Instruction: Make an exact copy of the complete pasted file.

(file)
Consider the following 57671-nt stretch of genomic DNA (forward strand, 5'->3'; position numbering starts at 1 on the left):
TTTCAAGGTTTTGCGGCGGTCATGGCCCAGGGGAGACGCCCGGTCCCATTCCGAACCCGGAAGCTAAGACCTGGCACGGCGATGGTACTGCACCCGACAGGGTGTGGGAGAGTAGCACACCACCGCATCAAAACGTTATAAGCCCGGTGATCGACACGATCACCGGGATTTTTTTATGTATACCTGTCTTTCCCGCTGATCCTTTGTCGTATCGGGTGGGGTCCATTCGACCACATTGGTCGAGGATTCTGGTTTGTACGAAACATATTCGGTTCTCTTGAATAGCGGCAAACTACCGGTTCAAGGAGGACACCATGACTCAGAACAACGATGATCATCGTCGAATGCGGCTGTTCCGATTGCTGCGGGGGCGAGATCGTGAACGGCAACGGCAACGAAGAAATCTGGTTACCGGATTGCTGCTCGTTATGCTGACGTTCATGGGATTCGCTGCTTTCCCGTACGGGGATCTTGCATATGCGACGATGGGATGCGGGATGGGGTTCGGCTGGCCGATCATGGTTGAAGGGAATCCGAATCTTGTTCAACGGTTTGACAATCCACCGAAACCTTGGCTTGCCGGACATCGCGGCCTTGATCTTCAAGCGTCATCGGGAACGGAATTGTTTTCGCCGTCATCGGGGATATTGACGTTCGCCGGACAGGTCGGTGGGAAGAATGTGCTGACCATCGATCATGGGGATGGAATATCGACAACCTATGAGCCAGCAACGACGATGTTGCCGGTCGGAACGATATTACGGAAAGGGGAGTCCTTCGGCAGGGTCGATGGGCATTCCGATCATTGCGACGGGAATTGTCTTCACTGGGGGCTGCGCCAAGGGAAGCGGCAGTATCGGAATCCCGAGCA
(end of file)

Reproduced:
Consider the following 57671-nt stretch of genomic DNA (forward strand, 5'->3'; position numbering starts at 1 on the left):
TTTCAAGGTTTTGCGGCGGTCATGGCCCAGGGGAGACGCCCGGTCCCATTCCGAACCCGGAAGCTAAGACCTGGCACGGCGATGGTACTGCACCCGACAGGGTGTGGGAGAGTAGCACACCACCGCATCAAAACGTTATAAGCCCGGTGATCGACACGATCACCGGGATTTTTTTATGTATACCTGTCTTTCCCGCTGATCCTTTGTCGTATCGGGTGGGGTCCATTCGACCACATTGGTCGAGGATTCTGGTTTGTACGAAACATATTCGGTTCTCTTGAATAGCGGCAAACTACCGGTTCAAGGAGGACACCATGACTCAGAACAACGATGATCATCGTCGAATGCGGCTGTTCCGATTGCTGCGGGGGCGAGATCGTGAACGGCAACGGCAACGAAGAAATCTGGTTACCGGATTGCTGCTCGTTATGCTGACGTTCATGGGATTCGCTGCTTTCCCGTACGGGGATCTTGCATATGCGACGATGGGATGCGGGATGGGGTTCGGCTGGCCGATCATGGTTGAAGGGAATCCGAATCTTGTTCAACGGTTTGACAATCCACCGAAACCTTGGCTTGCCGGACATCGCGGCCTTGATCTTCAAGCGTCATCGGGAACGGAATTGTTTTCGCCGTCATCGGGGATATTGACGTTCGCCGGACAGGTCGGTGGGAAGAATGTGCTGACCATCGATCATGGGGATGGAATATCGACAACCTATGAGCCAGCAACGACGATGTTGCCGGTCGGAACGATATTACGGAAAGGGGAGTCCTTCGGCAGGGTCGATGGGCATTCCGATCATTGCGACGGGAATTGTCTTCACTGGGGGCTGCGCCAAGGGAAGCGGCAGTATCGGAATCCCGAGCA